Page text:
||Oracle Replication Tips by Burleson
Define the Oracle replication Conflict
Now our replication will function more like a stand-alone database.
If two users modify the same data, the data will be applied in the
order of commits. In our replication, the two transactions will be
applied in the order of the timestamp. This is the most common
conflict resolution method.
There is one caveat to consider with this method. All replication
database servers must be operating on one time standard. If you
have two servers in your replication scheme, one in Virginia and the
other in California, the Virginia server time will be four hours
ahead of the California server.
Normally databases used in a replication environment use a standard
time, either GMT or local time at the company headquarters. It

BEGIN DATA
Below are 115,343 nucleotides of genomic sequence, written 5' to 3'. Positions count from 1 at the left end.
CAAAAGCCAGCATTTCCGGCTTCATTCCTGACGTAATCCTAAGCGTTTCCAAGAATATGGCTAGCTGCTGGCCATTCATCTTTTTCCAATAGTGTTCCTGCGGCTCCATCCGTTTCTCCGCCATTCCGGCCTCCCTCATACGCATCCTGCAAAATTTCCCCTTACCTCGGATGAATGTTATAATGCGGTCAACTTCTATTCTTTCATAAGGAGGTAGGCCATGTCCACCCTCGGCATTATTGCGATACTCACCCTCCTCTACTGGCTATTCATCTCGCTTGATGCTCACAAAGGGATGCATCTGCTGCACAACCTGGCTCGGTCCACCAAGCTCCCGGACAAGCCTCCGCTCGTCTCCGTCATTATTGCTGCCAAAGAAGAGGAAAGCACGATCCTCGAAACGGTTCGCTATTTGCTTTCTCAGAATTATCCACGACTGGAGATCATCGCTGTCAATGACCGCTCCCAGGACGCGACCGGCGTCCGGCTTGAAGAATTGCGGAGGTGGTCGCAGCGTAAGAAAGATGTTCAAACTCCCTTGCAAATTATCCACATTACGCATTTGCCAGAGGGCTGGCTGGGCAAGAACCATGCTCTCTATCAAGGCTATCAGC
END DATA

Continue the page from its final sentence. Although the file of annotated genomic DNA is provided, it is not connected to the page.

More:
doesn’t matter as long as they are the same. You can also create
the trigger to compensate for the time differences, but you will not
be able to replicate the trigger. Instead, you will need to create
the trigger at each site, adjusting for the time. Since I live in
Colorado I use Mountain Time, to convert to GMT, I would change the
trigger to convert the time.
If Oracle was unable to resolve the conflict using the latest
timestamp, we could provide an additional resolution method to use.
It’s called the Site Priority method.
This is an
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